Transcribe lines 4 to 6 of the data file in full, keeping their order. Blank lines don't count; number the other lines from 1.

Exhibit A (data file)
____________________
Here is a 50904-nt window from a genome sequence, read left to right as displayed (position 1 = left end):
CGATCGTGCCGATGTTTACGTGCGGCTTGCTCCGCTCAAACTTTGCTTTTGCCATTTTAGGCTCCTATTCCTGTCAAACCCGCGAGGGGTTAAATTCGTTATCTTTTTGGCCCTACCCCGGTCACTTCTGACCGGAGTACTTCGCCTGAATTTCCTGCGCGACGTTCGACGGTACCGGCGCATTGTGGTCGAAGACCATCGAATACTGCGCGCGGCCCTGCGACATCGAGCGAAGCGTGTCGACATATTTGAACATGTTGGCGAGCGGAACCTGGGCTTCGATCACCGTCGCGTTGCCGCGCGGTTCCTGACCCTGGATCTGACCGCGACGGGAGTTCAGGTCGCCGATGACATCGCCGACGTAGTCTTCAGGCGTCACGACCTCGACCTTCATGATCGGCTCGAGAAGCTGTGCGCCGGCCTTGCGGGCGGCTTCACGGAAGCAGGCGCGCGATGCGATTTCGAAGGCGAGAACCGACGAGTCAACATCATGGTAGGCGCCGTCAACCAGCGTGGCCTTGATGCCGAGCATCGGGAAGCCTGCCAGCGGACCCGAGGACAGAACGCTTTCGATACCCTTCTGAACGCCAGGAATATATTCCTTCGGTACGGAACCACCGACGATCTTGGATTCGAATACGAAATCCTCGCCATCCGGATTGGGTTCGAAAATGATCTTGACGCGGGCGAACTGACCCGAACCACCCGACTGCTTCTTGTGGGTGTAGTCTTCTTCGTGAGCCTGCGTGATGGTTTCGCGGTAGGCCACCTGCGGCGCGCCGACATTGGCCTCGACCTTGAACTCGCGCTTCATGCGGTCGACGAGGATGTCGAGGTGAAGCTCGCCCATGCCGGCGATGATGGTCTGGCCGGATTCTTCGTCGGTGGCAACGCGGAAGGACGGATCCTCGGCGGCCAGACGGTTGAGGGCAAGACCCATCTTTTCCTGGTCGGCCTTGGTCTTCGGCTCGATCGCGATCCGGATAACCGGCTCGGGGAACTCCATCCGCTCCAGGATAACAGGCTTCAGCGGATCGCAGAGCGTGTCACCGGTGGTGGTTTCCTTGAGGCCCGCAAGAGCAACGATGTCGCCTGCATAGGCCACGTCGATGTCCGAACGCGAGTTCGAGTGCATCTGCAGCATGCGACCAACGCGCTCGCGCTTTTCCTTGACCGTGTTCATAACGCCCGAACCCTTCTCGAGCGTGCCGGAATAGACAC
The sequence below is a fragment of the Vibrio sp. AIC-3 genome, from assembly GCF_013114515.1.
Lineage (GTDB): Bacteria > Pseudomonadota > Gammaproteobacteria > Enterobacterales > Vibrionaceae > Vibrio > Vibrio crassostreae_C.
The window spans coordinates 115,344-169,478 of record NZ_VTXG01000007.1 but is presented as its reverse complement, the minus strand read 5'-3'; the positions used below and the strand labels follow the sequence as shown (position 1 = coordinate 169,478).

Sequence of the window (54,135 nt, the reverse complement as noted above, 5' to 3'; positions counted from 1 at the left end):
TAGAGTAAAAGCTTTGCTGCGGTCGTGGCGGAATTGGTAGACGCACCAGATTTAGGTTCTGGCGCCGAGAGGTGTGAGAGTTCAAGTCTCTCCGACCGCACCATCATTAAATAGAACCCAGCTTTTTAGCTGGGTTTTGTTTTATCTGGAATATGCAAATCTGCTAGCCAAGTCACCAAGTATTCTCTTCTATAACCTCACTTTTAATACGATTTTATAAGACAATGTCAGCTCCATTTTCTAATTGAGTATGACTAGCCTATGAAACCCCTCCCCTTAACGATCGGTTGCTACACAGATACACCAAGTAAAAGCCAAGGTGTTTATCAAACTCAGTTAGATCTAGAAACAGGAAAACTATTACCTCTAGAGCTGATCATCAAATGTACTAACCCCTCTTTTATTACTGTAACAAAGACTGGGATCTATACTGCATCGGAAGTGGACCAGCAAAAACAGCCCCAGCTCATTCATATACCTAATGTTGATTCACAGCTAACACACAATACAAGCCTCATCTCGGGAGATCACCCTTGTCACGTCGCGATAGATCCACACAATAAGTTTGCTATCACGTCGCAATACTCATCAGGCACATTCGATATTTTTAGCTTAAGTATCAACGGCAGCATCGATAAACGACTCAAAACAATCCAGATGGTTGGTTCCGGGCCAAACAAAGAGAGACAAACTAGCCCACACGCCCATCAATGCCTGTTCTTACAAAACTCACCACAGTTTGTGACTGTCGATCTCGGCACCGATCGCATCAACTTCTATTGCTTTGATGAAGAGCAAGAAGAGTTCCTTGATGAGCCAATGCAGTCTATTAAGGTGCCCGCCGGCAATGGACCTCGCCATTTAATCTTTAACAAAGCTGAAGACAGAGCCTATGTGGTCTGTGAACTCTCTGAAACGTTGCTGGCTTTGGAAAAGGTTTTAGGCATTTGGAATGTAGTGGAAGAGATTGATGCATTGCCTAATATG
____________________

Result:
Lineage (GTDB): Bacteria > Pseudomonadota > Gammaproteobacteria > Enterobacterales > Vibrionaceae > Vibrio > Vibrio crassostreae_C.
The window spans coordinates 115,344-169,478 of record NZ_VTXG01000007.1 but is presented as its reverse complement, the minus strand read 5'-3'; the positions used below and the strand labels follow the sequence as shown (position 1 = coordinate 169,478).

Sequence of the window (54,135 nt, the reverse complement as noted above, 5' to 3'; positions counted from 1 at the left end):